Building Learning & Teaching Communities in Analytical Chemistry: From Campus to Textbook
Dr. Charles Lucy(University of Alberta)
ABSTRACT: Too often learning and teaching are done in isolation. When the instructor feels alone in front of a sea of students, they forget that many students feel isolated and alone. Quantitative analysis—where each student receives a unique unknown—provides a powerful context to foster group and peer-to-peer learning, which mitigate isolation and promote deeper learning. I will share some strategies for fostering such learning communities.
But the instructor is still alone. In many colleges there is a single analytical instructor. Regional workshops and national symposia on teaching analytical chemistry build and foster communities of analytical instructors. I will share tactics that I have used to develop both types of forums.
BIO: Dr. Charles (Chuck) Lucy is a Professor Emeritus at the University of Alberta. He has co-authored over 160 research papers, and received the W.A.E. McBryde Medal and Maxxam Award from the Canadian Society of Chemistry. Chuck is also a passionate teacher who has taught classes of 400+ freshman students to discovery based graduate lectures. He was involved in development of a second-year research program1 and a course about careers in chemistry.2 But his primary teaching has been introductory analytical chemistry. He was a contributing author to the 9th edition of Daniel Harris’s Quantitative Chemical Analysis, and is a co-author of the upcoming 10th edition.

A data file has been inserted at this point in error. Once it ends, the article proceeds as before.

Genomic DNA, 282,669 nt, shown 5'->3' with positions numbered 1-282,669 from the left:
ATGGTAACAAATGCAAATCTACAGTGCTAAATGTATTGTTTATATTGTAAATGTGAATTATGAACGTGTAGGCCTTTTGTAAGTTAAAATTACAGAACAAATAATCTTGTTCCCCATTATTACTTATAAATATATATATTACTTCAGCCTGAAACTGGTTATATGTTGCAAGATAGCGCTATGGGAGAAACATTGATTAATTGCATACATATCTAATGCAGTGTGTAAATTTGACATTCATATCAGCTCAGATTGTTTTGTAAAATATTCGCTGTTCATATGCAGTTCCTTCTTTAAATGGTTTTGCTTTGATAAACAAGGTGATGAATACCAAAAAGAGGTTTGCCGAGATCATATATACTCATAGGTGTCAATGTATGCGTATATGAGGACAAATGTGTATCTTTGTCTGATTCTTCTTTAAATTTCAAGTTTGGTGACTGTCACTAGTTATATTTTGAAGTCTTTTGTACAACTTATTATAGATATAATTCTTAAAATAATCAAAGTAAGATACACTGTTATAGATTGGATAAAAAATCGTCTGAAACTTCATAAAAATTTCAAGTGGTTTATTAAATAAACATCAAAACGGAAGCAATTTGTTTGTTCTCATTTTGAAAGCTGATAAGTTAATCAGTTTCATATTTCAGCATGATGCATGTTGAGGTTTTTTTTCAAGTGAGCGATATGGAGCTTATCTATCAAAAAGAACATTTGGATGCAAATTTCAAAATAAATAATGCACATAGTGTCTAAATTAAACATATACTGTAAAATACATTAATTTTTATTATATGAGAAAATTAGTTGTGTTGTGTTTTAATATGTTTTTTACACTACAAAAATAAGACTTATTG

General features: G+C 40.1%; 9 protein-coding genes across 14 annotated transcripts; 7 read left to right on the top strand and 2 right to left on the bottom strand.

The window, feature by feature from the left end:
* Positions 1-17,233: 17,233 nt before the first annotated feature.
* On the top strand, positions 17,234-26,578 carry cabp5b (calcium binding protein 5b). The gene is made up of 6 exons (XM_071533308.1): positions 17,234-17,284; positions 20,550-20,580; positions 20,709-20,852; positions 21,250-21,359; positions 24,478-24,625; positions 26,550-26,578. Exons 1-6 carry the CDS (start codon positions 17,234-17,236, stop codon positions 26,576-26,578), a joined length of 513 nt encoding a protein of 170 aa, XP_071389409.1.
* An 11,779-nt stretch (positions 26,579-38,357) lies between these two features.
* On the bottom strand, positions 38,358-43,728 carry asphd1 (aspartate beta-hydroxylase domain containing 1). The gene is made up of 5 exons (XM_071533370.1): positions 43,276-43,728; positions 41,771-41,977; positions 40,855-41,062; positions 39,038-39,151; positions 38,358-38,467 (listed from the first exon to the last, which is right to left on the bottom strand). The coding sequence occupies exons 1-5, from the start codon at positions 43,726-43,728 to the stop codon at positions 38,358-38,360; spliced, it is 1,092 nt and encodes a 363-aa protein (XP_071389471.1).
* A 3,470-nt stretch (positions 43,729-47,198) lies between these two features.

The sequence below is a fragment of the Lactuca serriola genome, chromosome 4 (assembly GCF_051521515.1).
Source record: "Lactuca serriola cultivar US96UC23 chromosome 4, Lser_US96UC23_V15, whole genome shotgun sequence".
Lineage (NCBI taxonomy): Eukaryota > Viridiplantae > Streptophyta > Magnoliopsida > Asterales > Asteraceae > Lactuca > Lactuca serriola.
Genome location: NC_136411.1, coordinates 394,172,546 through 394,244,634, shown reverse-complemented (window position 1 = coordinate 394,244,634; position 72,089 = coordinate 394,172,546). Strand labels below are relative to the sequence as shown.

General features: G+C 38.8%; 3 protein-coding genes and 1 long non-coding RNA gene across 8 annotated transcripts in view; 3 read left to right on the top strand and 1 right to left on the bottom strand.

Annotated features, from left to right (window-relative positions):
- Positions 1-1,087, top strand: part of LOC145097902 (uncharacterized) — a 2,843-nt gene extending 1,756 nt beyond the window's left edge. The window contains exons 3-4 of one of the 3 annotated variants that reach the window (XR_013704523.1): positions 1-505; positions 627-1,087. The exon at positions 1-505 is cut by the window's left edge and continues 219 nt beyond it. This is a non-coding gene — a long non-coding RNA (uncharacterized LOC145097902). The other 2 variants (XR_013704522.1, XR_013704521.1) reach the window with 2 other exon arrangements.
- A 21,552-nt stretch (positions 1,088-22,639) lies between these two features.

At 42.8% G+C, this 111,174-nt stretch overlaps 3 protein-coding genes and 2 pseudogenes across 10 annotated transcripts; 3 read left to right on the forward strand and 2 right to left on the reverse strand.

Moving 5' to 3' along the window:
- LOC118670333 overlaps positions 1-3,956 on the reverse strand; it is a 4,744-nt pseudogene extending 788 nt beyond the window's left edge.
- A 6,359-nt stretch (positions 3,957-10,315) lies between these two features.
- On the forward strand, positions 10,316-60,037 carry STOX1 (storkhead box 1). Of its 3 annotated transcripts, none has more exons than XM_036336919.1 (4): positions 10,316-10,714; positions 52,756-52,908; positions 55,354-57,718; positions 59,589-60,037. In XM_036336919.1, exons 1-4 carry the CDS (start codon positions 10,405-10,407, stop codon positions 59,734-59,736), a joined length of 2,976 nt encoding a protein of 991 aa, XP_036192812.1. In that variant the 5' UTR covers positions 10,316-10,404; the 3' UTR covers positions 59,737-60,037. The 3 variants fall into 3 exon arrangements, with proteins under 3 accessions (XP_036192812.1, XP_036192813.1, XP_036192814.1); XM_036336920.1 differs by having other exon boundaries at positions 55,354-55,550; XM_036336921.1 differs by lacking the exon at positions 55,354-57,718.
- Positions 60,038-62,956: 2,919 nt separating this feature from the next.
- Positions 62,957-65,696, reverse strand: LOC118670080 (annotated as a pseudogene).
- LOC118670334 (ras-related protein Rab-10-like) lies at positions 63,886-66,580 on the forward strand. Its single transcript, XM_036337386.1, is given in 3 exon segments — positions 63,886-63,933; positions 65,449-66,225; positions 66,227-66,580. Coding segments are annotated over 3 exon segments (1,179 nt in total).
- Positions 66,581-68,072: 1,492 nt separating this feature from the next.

Chuck is a 3M National Teaching Fellow; and the Chemical Institute of Canada’s Award for Chemistry Education; and this year the UofA Interdepartmental Science Student Society’s Excellence in Teaching Award and the American Chemical Society’s Calvin Gidding’s Award in Analytical Chemistry Education.
Dr. Lucy is the guest of Dr. Dajana Vuckovic.